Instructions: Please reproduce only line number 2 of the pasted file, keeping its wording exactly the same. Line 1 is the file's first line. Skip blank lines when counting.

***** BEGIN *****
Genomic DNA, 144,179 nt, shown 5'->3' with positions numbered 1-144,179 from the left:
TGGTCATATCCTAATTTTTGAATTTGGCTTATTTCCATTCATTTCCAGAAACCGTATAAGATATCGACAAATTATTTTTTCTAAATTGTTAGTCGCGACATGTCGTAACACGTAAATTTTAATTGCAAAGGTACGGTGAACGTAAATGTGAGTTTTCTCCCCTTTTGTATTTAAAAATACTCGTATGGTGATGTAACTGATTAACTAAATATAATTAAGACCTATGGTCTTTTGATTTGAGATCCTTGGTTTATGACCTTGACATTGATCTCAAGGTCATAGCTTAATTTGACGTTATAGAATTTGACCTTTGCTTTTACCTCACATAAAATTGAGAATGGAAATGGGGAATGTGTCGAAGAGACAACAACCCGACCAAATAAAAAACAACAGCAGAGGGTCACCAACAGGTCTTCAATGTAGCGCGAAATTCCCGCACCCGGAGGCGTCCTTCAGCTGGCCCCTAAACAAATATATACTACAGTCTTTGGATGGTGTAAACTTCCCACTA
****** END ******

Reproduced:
TGGTCATATCCTAATTTTTGAATTTGGCTTATTTCCATTCATTTCCAGAAACCGTATAAGATATCGACAAATTATTTTTTCTAAATTGTTAGTCGCGACATGTCGTAACACGTAAATTTTAATTGCAAAGGTACGGTGAACGTAAATGTGAGTTTTCTCCCCTTTTGTATTTAAAAATACTCGTATGGTGATGTAACTGATTAACTAAATATAATTAAGACCTATGGTCTTTTGATTTGAGATCCTTGGTTTATGACCTTGACATTGATCTCAAGGTCATAGCTTAATTTGACGTTATAGAATTTGACCTTTGCTTTTACCTCACATAAAATTGAGAATGGAAATGGGGAATGTGTCGAAGAGACAACAACCCGACCAAATAAAAAACAACAGCAGAGGGTCACCAACAGGTCTTCAATGTAGCGCGAAATTCCCGCACCCGGAGGCGTCCTTCAGCTGGCCCCTAAACAAATATATACTACAGTCTTTGGATGGTGTAAACTTCCCACTA